Battery Shipments Banned on Some Planes

WASHINGTON -- Regulators are banning shipments of lithium batteries from the cargo holds of passenger airplanes, saying shipments of the batteries used in electronic devices such as laptop computers and digital cameras are a fire hazard. The Research and Special Projects Administration's decision to ban the shipments of non-rechargeable lithium batteries followed two incidents in which they burst into flames.

In 1999, a shipment ignited after it was unloaded from a passenger jet at Los Angeles International Airport, according to Rebecca Trexler, spokeswoman for the Federal Aviation Administration, which will enforce the ban.

In August, a shipment erupted into flames in Memphis when it was being loaded onto a plane bound for Paris, Trexler said.

RSPA and the FAA also conducted research that indicated the batteries posed a special fire hazard, and that the fires they caused were hard to put out even when small quantities of batteries were involved.

"We don't want any of them shipped on passenger flights," Trexler said Friday.

The ban doesn't affect passengers, Trexler said. They can still carry laptops and cell phones onto planes, even bring along a spare battery.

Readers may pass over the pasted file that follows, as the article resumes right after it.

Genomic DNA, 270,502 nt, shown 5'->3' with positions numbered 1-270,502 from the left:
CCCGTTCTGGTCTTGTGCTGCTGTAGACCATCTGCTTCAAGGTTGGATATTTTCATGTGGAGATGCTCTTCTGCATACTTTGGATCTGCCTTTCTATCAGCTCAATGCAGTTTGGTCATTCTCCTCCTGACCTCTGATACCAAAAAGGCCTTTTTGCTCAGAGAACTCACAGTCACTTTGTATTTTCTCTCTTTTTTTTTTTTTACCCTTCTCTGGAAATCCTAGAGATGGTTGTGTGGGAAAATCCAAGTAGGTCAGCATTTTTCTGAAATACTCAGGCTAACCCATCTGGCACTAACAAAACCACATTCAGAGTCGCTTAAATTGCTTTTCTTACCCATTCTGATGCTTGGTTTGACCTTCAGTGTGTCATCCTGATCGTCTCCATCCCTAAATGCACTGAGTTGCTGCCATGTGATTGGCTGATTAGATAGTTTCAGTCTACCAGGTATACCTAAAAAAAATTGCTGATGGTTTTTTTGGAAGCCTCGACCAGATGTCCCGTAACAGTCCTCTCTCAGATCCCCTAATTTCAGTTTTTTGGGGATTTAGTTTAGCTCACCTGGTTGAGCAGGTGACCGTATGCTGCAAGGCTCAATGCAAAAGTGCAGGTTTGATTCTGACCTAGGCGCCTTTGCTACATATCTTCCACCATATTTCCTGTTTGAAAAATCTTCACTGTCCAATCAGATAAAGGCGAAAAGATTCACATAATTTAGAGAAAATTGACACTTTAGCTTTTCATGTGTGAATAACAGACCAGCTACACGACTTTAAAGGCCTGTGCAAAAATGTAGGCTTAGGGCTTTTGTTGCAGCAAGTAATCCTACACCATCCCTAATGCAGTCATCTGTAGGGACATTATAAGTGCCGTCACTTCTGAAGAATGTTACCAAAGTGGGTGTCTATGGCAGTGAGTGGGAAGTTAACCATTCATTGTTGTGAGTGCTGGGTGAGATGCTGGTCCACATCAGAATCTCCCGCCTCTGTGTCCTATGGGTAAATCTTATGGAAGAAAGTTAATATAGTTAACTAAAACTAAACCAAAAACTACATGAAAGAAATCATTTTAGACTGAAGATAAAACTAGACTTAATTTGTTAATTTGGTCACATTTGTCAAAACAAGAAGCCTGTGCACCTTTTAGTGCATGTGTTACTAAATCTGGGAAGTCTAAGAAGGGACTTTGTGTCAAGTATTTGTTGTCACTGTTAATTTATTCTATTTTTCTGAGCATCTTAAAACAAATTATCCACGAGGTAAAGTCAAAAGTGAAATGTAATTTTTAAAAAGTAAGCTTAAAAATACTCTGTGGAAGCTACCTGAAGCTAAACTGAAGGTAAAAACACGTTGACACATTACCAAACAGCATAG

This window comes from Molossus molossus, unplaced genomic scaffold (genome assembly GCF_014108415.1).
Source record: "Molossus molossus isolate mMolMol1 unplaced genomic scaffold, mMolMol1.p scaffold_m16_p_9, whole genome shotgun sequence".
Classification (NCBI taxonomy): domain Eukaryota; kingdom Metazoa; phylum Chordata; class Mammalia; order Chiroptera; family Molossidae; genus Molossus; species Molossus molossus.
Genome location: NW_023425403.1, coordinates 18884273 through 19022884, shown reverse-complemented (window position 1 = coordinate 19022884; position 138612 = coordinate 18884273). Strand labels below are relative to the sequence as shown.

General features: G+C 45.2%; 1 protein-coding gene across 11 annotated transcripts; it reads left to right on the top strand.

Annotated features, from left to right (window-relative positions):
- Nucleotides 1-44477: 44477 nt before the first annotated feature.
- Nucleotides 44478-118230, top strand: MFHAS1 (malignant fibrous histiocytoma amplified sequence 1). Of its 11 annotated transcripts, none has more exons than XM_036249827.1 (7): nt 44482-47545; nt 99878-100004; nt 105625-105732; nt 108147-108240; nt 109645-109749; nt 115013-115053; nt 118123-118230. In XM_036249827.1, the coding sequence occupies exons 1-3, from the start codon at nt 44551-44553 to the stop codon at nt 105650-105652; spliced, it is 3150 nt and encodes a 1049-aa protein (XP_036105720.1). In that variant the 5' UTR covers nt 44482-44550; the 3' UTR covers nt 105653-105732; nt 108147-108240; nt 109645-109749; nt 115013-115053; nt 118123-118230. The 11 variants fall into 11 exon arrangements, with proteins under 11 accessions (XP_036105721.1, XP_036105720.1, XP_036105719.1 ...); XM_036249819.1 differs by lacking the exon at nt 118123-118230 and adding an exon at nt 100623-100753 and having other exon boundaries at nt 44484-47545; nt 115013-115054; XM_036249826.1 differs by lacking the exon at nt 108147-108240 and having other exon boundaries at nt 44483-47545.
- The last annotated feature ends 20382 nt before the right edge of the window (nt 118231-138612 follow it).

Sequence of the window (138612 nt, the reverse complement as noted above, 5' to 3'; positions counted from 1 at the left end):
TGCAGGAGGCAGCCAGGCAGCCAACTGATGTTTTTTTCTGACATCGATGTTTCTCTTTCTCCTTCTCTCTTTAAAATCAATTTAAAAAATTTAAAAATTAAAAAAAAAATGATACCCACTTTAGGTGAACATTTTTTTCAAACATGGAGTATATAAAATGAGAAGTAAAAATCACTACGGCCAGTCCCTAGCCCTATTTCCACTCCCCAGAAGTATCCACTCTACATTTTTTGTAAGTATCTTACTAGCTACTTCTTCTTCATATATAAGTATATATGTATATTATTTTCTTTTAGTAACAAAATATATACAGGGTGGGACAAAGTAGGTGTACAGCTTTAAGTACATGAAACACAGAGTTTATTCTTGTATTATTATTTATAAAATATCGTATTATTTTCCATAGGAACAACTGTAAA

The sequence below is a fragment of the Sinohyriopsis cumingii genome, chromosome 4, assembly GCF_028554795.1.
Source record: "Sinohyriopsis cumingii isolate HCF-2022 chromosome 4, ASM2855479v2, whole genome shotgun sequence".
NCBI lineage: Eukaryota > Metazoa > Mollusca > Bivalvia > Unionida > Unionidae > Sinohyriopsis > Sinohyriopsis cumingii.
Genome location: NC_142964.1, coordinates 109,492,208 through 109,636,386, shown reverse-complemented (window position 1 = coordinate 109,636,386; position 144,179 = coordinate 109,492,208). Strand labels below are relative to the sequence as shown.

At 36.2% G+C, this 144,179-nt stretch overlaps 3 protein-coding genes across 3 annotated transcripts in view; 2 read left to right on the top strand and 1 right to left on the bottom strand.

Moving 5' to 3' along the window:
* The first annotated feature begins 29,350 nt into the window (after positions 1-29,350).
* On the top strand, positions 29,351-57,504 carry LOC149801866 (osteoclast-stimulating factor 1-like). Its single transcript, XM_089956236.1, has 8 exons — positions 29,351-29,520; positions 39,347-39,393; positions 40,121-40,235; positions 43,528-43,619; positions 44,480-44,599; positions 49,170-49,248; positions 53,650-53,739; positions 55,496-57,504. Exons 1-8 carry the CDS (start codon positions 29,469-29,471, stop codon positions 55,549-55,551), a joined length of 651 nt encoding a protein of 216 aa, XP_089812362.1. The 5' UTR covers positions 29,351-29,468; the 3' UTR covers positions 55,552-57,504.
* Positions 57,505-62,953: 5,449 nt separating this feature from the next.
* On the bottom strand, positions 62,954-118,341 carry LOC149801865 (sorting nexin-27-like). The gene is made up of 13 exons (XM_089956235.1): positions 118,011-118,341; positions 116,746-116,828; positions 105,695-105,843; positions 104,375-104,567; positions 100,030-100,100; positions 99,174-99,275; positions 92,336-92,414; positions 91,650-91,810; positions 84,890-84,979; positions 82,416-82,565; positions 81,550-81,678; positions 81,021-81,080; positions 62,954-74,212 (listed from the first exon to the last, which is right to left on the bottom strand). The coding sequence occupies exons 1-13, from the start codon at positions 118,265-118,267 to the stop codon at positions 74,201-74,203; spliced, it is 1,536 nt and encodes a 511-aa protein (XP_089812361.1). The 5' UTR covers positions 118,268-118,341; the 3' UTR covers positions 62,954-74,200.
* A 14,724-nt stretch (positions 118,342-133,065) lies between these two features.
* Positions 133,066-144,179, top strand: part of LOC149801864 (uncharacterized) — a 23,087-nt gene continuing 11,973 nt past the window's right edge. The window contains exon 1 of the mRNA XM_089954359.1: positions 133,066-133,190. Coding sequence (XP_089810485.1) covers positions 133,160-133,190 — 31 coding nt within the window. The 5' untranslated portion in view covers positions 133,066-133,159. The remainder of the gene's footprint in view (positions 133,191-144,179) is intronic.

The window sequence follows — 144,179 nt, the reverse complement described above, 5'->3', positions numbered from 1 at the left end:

Fires caused by the batteries can't be doused by an aircraft's fire suppression system, Trexler said.

Burning batteries can explode and throw off molten lithium, which can penetrate the wall of the cargo hold, and they can raise air pressure levels high enough to break the panels. In both cases, the fire could spread into other parts of the aircraft.

Trexler said the FAA has become increasingly concerned about non-rechargeable lithium batteries because of the increasing demand for products that contain them. Technological advances have also made the batteries more dangerous because they can store more electricity.

The ban goes into effect on Dec. 29.